Catastrophic Theatre lines up ambitious season

Catastrophic Theatre, Houston's leading alternative stage company, is announcing a 2014 season of six productions, constituting the company's busiest and most ambitious lineup to date.

Founding artistic director Jason Nodler, a nationally recognized director whose productions have won praise in the New York Times and American Theatre magazine, is scheduling more shows, more new works and more regional premieres by noted contemporary dramatists.

Included are two world premieres by resident playwright Miki Johnson, the third in Catastrophic's ongoing series of avant-garde classics, Tamarie Cooper's 17th original musical and Houston premieres of critically acclaimed plays by avant-garde favorites Lisa D'Amour and Will Eno.

Here's the lineup:

"clean/through," Feb. 7-March 1: The first of Johnson's two new works depicts a semi-famous musician, his longtime girlfriend and their relationship ravaged by drugs and illness. Beginning with their return home after a disastrous, potentially career-ending performance, the play looks at fame and fortune – and their absence – asking if love is enough to fix that which is profoundly broken. Actress and playwright Johnson generated considerable interest with Catastrophic's 2012 world premieres of her drama "American Falls" and her absurdist camp musical "Fleaven."

"Happy Days," March 28-April 19: Following memorable recent stagings of Samuel Beckett's "End Game" and "Waiting for Godot," Catastrophic again looks to this seminal figure in the avant-garde movement. In "Happy Days," first produced in 1961, Beckett creates a profound metaphor for the human condition through the plight of protagonist Winnie, first appearing buried in earth up to her waist, then later, up to her chin, as she strives to maintain optimism in the face of diminishing circumstances with a ceaseless flow of cheerful chatter. Nodler directed Catastrophic mainstay Cooper in his 1999 production for Infernal Bridegroom, essentially Catastrophic's predecessor company. (It was led by Nodler and showcased most of the same key talents.) Nodler says: "Samuel Beckett is the reason I work in theater. Were I not to return to his plays on a semi-regular basis, I might forget why I was doing it at all."

"Middletown," May 23-June 14: Catastrophic turns for the first time to the work of Brooklyn's Eno, one of America's most touted young playwrights. "Middletown" is his funny, moving, philosophical portrait of a small town, anchored by the developing friendship between a longtime resident and a new arrival. "Middletown" probes hope and futility amid the crosscurrents of its inhabitants' lives, as they search for meaning in the face of utter meaninglessness. Reviewing its 2010 production at off-Broadway's Vineyard Theatre, the New York Times wrote: "The strange beauty of life and its sometimes unbearable weight are both considered with screwball lyricism in 'Middletown' … a delicate, moving and wry amble along the collective road to nowhere."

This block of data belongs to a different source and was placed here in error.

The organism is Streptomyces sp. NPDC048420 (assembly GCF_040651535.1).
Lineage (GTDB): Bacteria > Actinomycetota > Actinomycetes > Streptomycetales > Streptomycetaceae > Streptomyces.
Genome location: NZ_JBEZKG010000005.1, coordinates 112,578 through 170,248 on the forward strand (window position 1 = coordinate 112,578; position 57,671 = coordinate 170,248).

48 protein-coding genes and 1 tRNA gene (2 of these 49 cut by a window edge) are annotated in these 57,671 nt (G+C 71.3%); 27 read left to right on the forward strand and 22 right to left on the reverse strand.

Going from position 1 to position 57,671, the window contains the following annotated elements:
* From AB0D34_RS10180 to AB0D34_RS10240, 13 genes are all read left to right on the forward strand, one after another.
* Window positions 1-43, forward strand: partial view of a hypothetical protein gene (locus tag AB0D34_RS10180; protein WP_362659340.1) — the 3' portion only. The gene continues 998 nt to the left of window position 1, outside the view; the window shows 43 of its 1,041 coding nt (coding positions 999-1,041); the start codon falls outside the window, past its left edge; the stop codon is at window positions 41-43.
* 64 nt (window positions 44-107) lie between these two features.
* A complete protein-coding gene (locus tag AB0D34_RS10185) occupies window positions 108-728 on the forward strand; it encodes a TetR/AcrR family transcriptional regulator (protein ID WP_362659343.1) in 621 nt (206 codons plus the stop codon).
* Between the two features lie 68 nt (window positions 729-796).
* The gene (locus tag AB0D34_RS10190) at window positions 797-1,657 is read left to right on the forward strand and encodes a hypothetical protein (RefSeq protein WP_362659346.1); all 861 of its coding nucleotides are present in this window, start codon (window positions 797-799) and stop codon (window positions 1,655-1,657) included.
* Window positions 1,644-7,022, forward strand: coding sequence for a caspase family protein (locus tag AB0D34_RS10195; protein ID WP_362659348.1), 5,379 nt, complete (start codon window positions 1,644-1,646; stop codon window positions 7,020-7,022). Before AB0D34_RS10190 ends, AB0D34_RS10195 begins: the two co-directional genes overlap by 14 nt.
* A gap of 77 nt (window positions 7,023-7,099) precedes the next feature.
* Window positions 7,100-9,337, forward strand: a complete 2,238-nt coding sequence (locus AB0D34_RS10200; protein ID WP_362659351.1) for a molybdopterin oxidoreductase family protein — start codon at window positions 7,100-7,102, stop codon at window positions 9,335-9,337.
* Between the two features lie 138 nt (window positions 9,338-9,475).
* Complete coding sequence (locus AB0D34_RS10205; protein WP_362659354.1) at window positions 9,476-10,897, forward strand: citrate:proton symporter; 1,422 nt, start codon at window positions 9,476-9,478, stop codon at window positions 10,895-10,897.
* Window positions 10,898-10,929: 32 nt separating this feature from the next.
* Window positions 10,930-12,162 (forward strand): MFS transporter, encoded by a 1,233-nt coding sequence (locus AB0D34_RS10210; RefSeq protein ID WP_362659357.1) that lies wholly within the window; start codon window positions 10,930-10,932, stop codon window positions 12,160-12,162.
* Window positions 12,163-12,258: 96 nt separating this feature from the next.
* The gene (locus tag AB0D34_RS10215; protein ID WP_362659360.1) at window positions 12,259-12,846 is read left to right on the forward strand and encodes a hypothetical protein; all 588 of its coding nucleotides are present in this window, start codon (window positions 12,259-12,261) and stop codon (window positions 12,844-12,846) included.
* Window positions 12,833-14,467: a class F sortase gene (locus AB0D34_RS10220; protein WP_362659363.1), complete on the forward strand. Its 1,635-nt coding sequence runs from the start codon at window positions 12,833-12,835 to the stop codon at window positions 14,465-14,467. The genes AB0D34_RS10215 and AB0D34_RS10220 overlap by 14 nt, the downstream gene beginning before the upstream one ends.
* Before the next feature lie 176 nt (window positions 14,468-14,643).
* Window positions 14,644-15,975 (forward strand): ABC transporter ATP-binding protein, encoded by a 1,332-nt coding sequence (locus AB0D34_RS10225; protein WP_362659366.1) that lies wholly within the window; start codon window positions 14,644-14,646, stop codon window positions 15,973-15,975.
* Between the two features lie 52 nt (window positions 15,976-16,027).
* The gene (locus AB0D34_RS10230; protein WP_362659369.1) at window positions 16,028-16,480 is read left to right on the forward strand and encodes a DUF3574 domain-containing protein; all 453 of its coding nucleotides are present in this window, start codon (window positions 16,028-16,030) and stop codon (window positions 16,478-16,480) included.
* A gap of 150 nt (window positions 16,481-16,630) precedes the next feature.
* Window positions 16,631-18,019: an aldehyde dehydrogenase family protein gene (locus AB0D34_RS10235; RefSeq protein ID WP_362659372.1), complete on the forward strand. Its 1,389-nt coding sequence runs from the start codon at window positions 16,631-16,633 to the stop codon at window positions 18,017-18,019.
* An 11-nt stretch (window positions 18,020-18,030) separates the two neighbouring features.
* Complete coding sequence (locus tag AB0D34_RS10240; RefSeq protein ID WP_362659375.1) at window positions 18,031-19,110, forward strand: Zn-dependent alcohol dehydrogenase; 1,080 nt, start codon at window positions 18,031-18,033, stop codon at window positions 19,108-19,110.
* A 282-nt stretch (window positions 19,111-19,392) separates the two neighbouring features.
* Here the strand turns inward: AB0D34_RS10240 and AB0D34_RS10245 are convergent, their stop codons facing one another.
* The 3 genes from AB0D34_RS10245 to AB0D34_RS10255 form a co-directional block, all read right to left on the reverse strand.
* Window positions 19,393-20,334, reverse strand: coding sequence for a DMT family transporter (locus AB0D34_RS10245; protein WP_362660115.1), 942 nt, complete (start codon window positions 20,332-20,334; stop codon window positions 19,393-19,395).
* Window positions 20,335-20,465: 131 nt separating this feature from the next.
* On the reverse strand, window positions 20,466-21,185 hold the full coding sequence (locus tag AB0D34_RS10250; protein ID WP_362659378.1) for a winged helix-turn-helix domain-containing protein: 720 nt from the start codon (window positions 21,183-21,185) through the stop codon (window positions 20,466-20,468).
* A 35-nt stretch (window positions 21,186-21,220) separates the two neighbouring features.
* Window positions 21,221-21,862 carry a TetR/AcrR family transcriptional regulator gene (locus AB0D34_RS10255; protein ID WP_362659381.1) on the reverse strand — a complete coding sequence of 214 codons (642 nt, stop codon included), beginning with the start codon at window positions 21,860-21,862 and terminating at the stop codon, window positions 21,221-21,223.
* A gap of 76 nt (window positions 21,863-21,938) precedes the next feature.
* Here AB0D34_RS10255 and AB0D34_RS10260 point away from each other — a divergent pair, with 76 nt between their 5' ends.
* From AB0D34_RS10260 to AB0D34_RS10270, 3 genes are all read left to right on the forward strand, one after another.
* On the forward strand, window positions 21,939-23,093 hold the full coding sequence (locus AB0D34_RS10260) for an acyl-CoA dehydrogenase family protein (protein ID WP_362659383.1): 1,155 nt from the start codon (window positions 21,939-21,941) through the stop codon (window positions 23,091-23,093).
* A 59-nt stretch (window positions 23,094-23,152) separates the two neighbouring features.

Eno works that have made a strong impression in Houston in recent seasons include: "Oh, the Humanity and Other Good Intentions" at Stages, "Thom Pain (based on nothing)" at Nova Arts and "The Flu Season" at Mildred's Umbrella. His latest, "The Realistic Joneses," is one of the most anticipated shows of the new Broadway season, slated to begin previews in February in a production starring Toni ColletteMarisa TomeiMichael C. Hall andTracy Letts.

"A Very Tamarie Christmas," July 18-Aug. 30: Cooper's annual summer musicals have developed a cult following. For the 17th summer, the actress, writer, director and choreographer (in collaboration with regular co-author Patrick Reynolds) will devise another original, freewheeling show – this time skewering our holiday-obsessed culture and all things Christmas.

"Detroit," Sept. 26-Oct. 18: D'Amour's dark comedy depicts two seemingly ordinary suburban couples whose backyard barbecues build into a delirious bacchanal, with undercurrents both hilarious and terrifying. Reviewing the play's 2010 world premiere at Chicago's Steppenwolf Theatre, the New York Times deemed it "terrific … a scary/funny comedy (that) speaks to the fractious, frightened American moment more perceptively than any play I've seen on a New York stage."

"Detroit" has since been produced at Playwrights Horizons in New York and the National Theatre in London. Infernal Bridegroom gave the world premiere of D'Amour's "Hide Town" in 2006 and Catastrophic memorably staged her "Anna Bella Eema" in 2011. Her other works include the Obie-winning "Nita and Zita."

"The Economist," Nov. 21-Dec. 13, 2014: Catastrophic's second 2014 premiere by Johnson offers a funny/sad, violent/gentle portrait of a family struggling with a child's chronic mental illness – spanning schools, hospitals and psych wards of small-city America in the 1990s. Johnson describes the play as being inspired by her own life and employing Neutral Milk Hotel's record "In the Aeroplane Over the Sea" as the soundtrack of a troubled teen's life.

For information, call 713-522-2723.